Editor Note: This is the first of three articles that focus on the recipients of the Qlarant Foundation grant awards over the last year. We began with the Bay Hundred Community Volunteers based in Talbot County.
Yes, this group is unique. They’re a nonprofit community service organization with no paid staff. But their work is priceless; ask any of those they helped. They are known as the Bay Hundred Community Volunteers (BHCV), but their scope of work far exceeds the Bay Hundred area.
Started in 1999 by Bill Shrieve and his wife Jean, their mission is to help improve the living conditions of Talbot County residents and raise public awareness of the need for adequate, safe, and affordable housing. Initially, though, it was created to address a specific need for a small community in Sherwood, Maryland. At that time, the fledgling yet motivated group took out 150 tons of trash, redid the roads, cleared brush, and did some minor home repair services. To fund what needed to be done, they held chicken barbecues and solicited donations from individuals and groups
After a couple of years, the group became a nonprofit and began serving low-income Bay Hundred residents. They expanded again in 2009 to provide home repairs to all of Talbot County. Repairs which included replacing windows, installing storm doors, etc.
Over time, what BHCV discovered was an ever-growing need for mobility home additions and modifications. Grab bars, handrails, and handicap ramps became another and important part of their mission. But it was the work they did building wheelchair ramps from scratch that gained them notoriety as the only nonprofit organization providing this service to Talbot County’s vulnerable residents who had income limitations. But the group also had constraints. Despite an estimated need for approximately 25 ramps, BHCV only had the resources to build 3-4 ramps per year. The process of using wood in their construction was not only labor-intensive and time-consuming, but the permit procedure was challenging. Additionally, once installed, the ramps were not reusable.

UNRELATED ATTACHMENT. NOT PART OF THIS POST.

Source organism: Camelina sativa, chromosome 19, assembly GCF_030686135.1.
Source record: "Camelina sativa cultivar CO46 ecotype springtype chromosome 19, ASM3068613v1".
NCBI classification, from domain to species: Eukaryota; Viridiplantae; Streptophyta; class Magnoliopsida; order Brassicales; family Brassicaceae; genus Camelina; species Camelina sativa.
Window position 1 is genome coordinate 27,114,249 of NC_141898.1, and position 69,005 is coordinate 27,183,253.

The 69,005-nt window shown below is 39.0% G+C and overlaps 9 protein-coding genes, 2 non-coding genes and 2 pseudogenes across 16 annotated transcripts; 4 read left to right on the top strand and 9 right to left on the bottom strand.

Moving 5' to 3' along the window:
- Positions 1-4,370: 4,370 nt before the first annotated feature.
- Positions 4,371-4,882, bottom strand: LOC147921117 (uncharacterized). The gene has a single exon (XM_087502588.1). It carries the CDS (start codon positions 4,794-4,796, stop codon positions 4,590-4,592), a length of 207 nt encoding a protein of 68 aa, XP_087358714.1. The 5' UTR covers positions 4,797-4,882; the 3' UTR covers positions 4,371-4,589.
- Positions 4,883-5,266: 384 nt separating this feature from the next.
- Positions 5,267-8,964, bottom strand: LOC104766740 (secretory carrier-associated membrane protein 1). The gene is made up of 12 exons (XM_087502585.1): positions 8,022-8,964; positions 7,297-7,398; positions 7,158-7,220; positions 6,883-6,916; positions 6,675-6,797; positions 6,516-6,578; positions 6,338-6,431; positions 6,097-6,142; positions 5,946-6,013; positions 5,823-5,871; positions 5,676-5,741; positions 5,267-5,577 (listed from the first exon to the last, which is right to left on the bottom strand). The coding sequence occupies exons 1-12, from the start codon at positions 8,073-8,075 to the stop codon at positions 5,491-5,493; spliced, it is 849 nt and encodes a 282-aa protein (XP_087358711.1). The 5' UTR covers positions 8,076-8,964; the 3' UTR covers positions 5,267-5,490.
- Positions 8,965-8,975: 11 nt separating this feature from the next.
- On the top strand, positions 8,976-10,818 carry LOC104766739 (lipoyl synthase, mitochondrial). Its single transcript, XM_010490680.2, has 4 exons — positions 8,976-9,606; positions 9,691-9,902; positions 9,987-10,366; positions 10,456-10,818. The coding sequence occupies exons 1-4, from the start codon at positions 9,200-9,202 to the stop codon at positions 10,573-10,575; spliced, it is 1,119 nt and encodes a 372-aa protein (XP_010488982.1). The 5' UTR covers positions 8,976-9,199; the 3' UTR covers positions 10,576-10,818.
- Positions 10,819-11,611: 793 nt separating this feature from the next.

That’s when Easton-based Qlarant Foundation (the charitable arm of Qlarant) stepped in and, in 2020, awarded the group a $15,000 grant. With the money, BHCV were able to purchase and install modular aluminum ramps that were easy to assemble, ADA compliant, and, since they are temporary, usually do not require a permit. “Since we started doing them in March of 2020,” said Shrieves, “we’ve installed 44 ramps to neighbors at no charge for as long as needed. Once they no longer have a need, we recover them and use the parts for other ramps.”
Referrals usually come from the Talbot County Health Department or the Department of Social Services, and BHCV follows HUD guidelines for income limitations. “$34,200 for a single person living alone Is what we look at and the people we’re working with,” says Shrieves.
Qlarant has continued to be their primary contributor, but other grants and support from the community, private foundations, and businesses have allowed this unique program to continue and thrive. These have included Mid-Shore Foundation, Leonard and Helen R. Stulman Charitable Foundation, etc.
There are many stories about how lives have been changed by the efforts of BHCV’s installations of ramps. They range from reducing social isolation to helping people to get to their medical appointments. All important to the health of a community.